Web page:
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by: Miss Declan O'Hara


Miss Declan O'Hara
GPA 3.77

Anthony Gill

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About this Document

Anthony Gill
Class Notes
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This 3 page Class Notes was uploaded by Miss Declan O'Hara on Wednesday September 9, 2015. The Class Notes belongs to POL S 270 at University of Washington taught by Anthony Gill in Fall. Since its upload, it has received 21 views. For similar materials see /class/192683/pol-s-270-university-of-washington in Political Science at University of Washington.




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Date Created: 09/09/15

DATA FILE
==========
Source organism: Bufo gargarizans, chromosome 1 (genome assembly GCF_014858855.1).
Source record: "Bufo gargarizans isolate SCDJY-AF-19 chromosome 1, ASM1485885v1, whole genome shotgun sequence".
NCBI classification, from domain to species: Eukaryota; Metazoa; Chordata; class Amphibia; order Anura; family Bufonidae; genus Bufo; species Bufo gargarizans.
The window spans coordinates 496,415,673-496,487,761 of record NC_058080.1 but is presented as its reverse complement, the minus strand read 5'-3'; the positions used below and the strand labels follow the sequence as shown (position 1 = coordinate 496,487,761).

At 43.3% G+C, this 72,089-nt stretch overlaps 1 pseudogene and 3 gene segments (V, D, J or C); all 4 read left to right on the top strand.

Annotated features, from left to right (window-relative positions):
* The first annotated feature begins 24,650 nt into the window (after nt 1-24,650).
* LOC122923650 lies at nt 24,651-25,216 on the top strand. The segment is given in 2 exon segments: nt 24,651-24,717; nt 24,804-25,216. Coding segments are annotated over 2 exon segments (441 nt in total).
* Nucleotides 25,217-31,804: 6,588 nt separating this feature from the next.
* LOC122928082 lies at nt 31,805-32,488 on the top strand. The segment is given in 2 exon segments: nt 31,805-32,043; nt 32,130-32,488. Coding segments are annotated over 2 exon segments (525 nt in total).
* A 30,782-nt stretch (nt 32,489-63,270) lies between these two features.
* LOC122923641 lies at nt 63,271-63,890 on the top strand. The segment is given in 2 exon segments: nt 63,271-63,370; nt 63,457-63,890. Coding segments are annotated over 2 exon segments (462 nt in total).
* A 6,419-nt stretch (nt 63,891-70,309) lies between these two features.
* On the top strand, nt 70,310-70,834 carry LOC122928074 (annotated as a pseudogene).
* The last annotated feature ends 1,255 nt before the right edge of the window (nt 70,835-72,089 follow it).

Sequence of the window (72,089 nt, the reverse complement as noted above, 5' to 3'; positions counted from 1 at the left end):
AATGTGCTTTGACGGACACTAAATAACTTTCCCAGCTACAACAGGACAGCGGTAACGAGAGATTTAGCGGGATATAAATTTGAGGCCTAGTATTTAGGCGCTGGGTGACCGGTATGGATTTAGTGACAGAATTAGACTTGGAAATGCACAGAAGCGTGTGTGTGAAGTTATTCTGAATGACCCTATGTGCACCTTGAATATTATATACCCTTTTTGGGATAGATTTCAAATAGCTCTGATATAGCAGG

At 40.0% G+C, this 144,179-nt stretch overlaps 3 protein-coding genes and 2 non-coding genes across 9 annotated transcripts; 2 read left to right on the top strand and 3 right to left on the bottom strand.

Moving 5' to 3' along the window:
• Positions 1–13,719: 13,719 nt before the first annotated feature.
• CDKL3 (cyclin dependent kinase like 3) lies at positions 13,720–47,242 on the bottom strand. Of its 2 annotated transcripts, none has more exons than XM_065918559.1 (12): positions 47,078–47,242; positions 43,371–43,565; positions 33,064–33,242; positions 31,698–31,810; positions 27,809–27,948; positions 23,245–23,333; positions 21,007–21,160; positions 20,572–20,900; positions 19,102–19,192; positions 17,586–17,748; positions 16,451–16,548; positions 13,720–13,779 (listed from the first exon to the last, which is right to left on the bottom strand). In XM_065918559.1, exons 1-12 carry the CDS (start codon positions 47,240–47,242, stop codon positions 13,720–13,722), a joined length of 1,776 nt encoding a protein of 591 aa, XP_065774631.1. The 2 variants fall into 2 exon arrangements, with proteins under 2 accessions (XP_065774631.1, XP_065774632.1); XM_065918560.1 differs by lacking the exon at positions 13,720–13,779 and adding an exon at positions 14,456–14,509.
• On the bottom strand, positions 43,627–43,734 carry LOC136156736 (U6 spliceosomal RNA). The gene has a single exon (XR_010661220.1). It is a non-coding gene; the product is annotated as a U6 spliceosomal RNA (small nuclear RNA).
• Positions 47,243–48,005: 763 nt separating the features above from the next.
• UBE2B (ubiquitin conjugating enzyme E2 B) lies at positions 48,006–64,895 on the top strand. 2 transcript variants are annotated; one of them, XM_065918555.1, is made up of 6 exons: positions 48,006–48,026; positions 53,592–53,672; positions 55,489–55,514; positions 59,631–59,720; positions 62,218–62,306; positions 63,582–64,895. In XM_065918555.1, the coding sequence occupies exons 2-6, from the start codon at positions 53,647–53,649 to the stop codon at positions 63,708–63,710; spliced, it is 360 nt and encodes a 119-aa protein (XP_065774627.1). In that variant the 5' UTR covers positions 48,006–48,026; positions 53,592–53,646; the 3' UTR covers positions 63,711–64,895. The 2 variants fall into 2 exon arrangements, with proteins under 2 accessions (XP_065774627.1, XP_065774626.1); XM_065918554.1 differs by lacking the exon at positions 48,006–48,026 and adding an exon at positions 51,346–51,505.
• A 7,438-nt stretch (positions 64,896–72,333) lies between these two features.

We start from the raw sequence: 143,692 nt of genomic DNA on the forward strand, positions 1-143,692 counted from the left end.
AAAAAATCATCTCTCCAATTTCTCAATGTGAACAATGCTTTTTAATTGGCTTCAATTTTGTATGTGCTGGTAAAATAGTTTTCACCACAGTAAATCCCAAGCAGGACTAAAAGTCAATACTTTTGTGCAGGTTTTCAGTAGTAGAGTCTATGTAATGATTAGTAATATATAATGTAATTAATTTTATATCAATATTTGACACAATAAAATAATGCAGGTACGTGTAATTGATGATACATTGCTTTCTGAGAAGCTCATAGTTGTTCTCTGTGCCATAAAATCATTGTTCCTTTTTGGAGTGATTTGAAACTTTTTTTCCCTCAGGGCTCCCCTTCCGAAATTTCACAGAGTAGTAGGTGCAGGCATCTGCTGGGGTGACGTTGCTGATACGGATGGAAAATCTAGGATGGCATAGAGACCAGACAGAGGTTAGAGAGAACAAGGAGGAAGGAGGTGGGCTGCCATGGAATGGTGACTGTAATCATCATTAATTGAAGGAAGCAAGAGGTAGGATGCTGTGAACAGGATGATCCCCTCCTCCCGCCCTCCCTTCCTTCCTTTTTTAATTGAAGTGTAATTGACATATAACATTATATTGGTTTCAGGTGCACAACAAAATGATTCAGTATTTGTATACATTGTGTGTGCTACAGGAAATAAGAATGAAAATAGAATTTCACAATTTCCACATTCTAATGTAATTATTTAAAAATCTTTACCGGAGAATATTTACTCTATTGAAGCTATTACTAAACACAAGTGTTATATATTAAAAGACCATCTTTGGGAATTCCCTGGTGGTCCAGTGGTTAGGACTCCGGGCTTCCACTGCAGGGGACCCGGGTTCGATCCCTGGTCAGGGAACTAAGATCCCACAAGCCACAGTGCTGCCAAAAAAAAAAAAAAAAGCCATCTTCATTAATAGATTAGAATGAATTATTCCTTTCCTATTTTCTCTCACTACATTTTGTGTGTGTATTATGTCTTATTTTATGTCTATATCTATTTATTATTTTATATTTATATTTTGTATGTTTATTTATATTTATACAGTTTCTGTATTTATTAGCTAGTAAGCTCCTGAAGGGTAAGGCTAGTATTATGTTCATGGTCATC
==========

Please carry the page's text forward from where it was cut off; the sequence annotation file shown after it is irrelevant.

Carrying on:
Trade offs due to limitedscarce resources there are inverse relationships between variables ie patent protection in the pharmaceutical industry protect the pharmaceuticals for their future research benefits and cover their upfront costs but sacrifice some lives who cannot afford the medicine Or no patent and allow everyone to create the medicine but no future research Opportunity costs a dollar spend here is a dollar less we can spend elsewhere Social welfare wealth maximization calculated in a monetary value looking at public policy to maximize the spread between social benefits and social costs How wealth is distributed equity and efficiency economists often focus on costsbenefits not on who reaps the costs and benefit just look at the absolute value Marginal utility of benefits gained Cost Benefit Analysis Public Choice theory what policy makers actually care about linking to social welfare maximization How to maximize social welfare Pecuniary costs and Nonpecuniary costs looks at the value of life to look at things in both monetary and nonmonetary costs e taking up a job in a landmine you might be paid more but the healthlong term costs of working there might be hazardous toxins breathed in that might not be accounted for immediately There are risks ofpeople undervaluing their life thinking it is worth less than it really is they would accept jobs with more risks without realizing it Transaction costs often considers a market failure travel coststime costsschedule conflicts high transaction costs reduces gains from trade It hinders the full use of the invisible hand and function of the market Market failure transaction and information costs we might be limited by natural circumstances that prevents us from achieving higher gains from trade Efficient theft theft can be economically efficient if its objective is to move the resource to its highest valued use stealing achieve the same efficient allocation of resource as selling market However we can never quite knowthat theft may have moved to a lower valued use people might start underinvesting if theft is legalized since they would see no need to buy anything if they can just steal it A market cannot move a resource to a lower valued use but a nonmarket transaction can Gains from trade when resources are transferred to a highervalued use Advertising increases gains from trade nobody buys something they don t want Patent copyright protection assigns exclusive rights over sale and distribution of intellectual property to the owner of that property Tradeoff benefit to provide incentive to continue innovating cost can create monopoly pricing since they re the only producer Which reduces social welfare as people might not be willing to buy at such a high price Monopoly pricing creates a gap between the price of the product and the minimum amount needed to produce the product ifa consumer s willingness to pay falls within this gap there are gains from trade that will not be realized because the price is too high Price vs value price itselftells us nothing about the maximum amount that buyer would be willing to pay And it is this maximum amount that establishes a buyer s value for the product Rational addiction an addict s current consumption is dependent on past and future consumption They would look at costs and benefits the whole time horizon past and future consumption complements each other More in the past would mean more today less in the future would mean less today Looks at the concept of smoking s costs and bene ts Also touch base on the concept of reinforcement effect whereby more today would mean more tomorrow any increase consumption leads to an increase future consumption any product can be addictive Rational addiction is also about the notion of consumer sovereignty consumers decide what is in their best interest even when purchasing products that may be addictive Some rational addicts like to be controlled since they may have some selfcontrol help such that they welcome having policies that is aimed at reducing smoking Negative externality when an individual s private action imposes a cost on another individual Private actions may impose social costs factories focused on maximizing profits ignores the pollution they produced to the environment have laws and regulations that monitor activities Property rights where the right to the resource is assigned to ie the sunlight who owns the sunlight Fontainebleau or Eden Roc Property rule once the right is given it needs to be protected Property rule indicates that the court will not offer any further intervention after the property right is assigned parties are left with their own devices and work out whatever problems they may have Property rule may not achieve the efficient outcome unless court knows what is the highest valued use Negotiations are needed to achieve efficiency Liability rule protect property rights when the court set damage payment schedule that can allow one party to affect the actions of another party If court knows the value of one party but not the other thus cannot make the efficient outcome they can allow for a payment schedule for one party to influence the behavior of another party without any negotiation offsetting behavior unintended consequences the technological safety aspects of seat belts may be offset by the behavioral responses of drivers being more careless People who wear sunblock feels safer under the sun so they spend longer amounts of time in the sun thus increasing their exposure to the rays negating the effects of the sunblock altogether Using protective sportswear increases reckless behavior Increased safety is not solely a technical problem it is also a problem of how people behave with technical safeguards it can undermine the policy makers original obiectives Moral hazard the insurance coverage changes the way you behave and increases the probability of your car being stolen since you are not going to park in a garage pay morehassle of going in and out This is because of unobservable action where you park the car or any other factors are not observed by the insurance company they only look at where you live and what car you drive Another factor is the concept of full insurance although the car might be fully insured the time you spent and frustration you get for getting the car stolen is not taken into account you still have to bear part of the risk thus reducing the moral hazard problem Tort Law is the body of law that deals with wrongful acts in which private citizens can sue their iniures for damages in civil court what legal rule should be adopted to determine a firm s liability in a productrelated accident Can also use contract laws product warranties or use government regulations Product liability tort law cost ofincreased care can be weighed against the benefit ofa lowered probability ofa productrelated accident Tort law establishes a liability rule that determines the extent of liability the firm faces when a consumer suffers damages from a defective unit giving firms incentive to take efficient level of safety precaution Firms must trade off the cost of additional safety with the benefits ofadditional safety strict liability full responsibility ofany defects consumers might take advantage ofit and be reckless and there might be lots of litigation that comes with it negligence rule a firm can escape liability for a manufacturing defect if the firm is found to have taken a sufficient level of care often referred to as efficient or due care A defect can exist without the firm being negligent as long as the firm is maintaining the efficient defect rate 9also need to take into account the due care level of the firm and how much actual care was the firm taking Hard for court to keep track of this Negligence rule provides the firm with the incentive to take efficient safety efforts it simultaneously provides the consumer with the same incentive reduce moral hazard Manufacturing defectzunintended flaw due to some mishap in the production process Design defect a flaw that is common to every unit produced Caveat emptor firms faced absolutely no product liability law at all There are incentives for firms to take due care because of full price price you actually pay and gains from trade the value and price you gain of buying additional safety features However consumers might underestimate risks Or firms may have to provide warnings with their products incentive to give due care companies need to provide the optimal warning otherwise a warning defect might occur implying firm s negligence